Limestone Learning Center

Where Is Limestone Found? 

Where Is Limestone Found?

When it comes to redoing your home with the addition of a custom natural stone home feature, limestone is often the building material of choice. Homeowners adore it for its durability, affordability, and incredible, diverse patterning. While a popular choice, limestone quarries are actually quite difficult to create. In the US, permits for a new clement plant or limestone quarry can take upwards of 8–10 years, and that timeline doesn’t even touch the quarrying process itself. To procure limestone, explosives and drilling machines are used to go under the earth’s surface and bring out slabs of rock. Wondering where this magnificent material comes from? Let’s find out!

What Is Limestone?

In order to properly understand limestone’s many locations across the globe, you have to first understand how it’s made. There are considered two methods by which limestone is created: marine creation and evaporative creation. No matter its creation process, limestone is defined by the presence of particular minerals. It must be 50% calcium carbonate by weight, in the form of calcite. Limestone may also contain other materials, like particles of quartz, feldspar, clay, and more. The presence of these additions is what gives limestone its unique colors and patterns, and which minerals are in limestone depends on where it is sourced from.

Marine Limestone

Marine limestone is limestone that is formed in shallow, calm, warm marine waters. These environments are ideal for organisms like corals, clams, and other marine life with hard, protective shells. These animals and plants extract ingredients from marine water to create their calcium carbonate shells. When they die, the shell and skeleton turn to sediment along the ocean floor. Over time, this sediment may turn into stone if presented with the proper pressure and heat conditions.

Evaporative Limestone

Evaporative limestone is formed via evaporation, often found as stalactites, stalagmites, and cave formations. For stalactites, droplets of water seep from above the cave using fractures or pores in the cave ceiling. Some of the water evaporates before it hits the cave floor, leaving behind its calcium carbonate molecules on the ceiling alongside any other minerals it is carrying. These particles will accumulate over time on the cave ceilings to form stalactites. If water instead falls to the floor, minerals accumulate over time to “grow” upwards in the form of stalagmites.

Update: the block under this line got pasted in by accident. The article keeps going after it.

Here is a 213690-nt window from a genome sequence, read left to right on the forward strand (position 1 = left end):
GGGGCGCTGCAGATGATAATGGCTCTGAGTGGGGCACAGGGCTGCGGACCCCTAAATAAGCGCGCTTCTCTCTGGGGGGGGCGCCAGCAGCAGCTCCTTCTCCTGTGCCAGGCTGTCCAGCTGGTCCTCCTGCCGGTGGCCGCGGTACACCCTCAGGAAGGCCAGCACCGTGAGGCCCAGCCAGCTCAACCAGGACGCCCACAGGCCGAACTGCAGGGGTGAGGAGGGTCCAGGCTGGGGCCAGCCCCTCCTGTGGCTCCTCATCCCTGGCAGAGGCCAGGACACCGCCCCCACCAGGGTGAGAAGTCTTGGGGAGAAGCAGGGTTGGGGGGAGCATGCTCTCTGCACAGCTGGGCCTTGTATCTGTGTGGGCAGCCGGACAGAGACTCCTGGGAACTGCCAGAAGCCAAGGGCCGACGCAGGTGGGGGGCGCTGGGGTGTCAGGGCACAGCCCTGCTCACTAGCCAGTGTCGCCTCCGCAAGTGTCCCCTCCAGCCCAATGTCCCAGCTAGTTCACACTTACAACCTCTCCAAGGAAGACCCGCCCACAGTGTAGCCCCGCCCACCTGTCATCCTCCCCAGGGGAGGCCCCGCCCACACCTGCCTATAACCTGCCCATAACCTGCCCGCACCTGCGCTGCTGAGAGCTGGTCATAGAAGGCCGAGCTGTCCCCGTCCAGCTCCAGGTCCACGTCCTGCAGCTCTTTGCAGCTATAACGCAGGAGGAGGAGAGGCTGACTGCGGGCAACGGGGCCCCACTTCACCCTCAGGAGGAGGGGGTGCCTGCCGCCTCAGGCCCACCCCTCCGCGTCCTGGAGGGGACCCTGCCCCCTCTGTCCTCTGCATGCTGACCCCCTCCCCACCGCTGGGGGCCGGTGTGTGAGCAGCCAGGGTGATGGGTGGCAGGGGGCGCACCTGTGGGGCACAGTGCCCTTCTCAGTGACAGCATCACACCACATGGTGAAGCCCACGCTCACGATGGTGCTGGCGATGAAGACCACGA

Where Is Limestone Found?

Now that we understand the two types of limestone formation, let’s see where you can find each.

Marine Limestone

Marine limestone can be found in shallow water areas either 30 degrees north of or south of the equator. This includes the Indian Ocean, Caribbean Sea, Persian Gulf, Gulf of Mexico, water around the Pacific Ocean islands, and water within the Indonesian archipelago. One of the biggest marine sources of limestone is the Bahamas Platform in the Atlantic Ocean, where many corals, shellfish, algae, and more add to calcium carbonate skeletal debris and deposits. Any countries that sit along these bodies of water are likely to produce limestone either regionally or globally.

Evaporative Limestone

Evaporative limestone is considered non-marine, but that doesn’t mean non-water! Evaporative limestone is often found in bodies of standing water, like lakes. These spaces often have underwater segments and caves, where water drains to create evaporative limestone. The Cradle of Humankind in South Africa is the biggest example, with 180 square miles of limestone caves. The United States also has a lot of limestone caves, with some more than 350 million years old. They’re typically found in the central and eastern United States, and filled with what’s considered very pure limestone, at up to 95% CaCO3. States with the most limestone include West Virginia, Michigan, and Utah. Evaporative limestone is often frequently found in England and northwestern European countries like Belgium and the Netherlands.

Source Your Limestone From Impression

As a natural resource with a low carbon footprint, limestone is a great material for your next home feature project. It has incredible durability that will last for generations and is entirely natural — therefore it is often considered a green resource. At Impression, our limestone is sourced from reputable quarry sites with top-quality stone, and we always choose locally-sourced limestone when possible. For your next home project, contact our team today! Our artisans have decades of experience, and our showroom of plentiful limestone colors and designs will give you all of the variety you could ever need.

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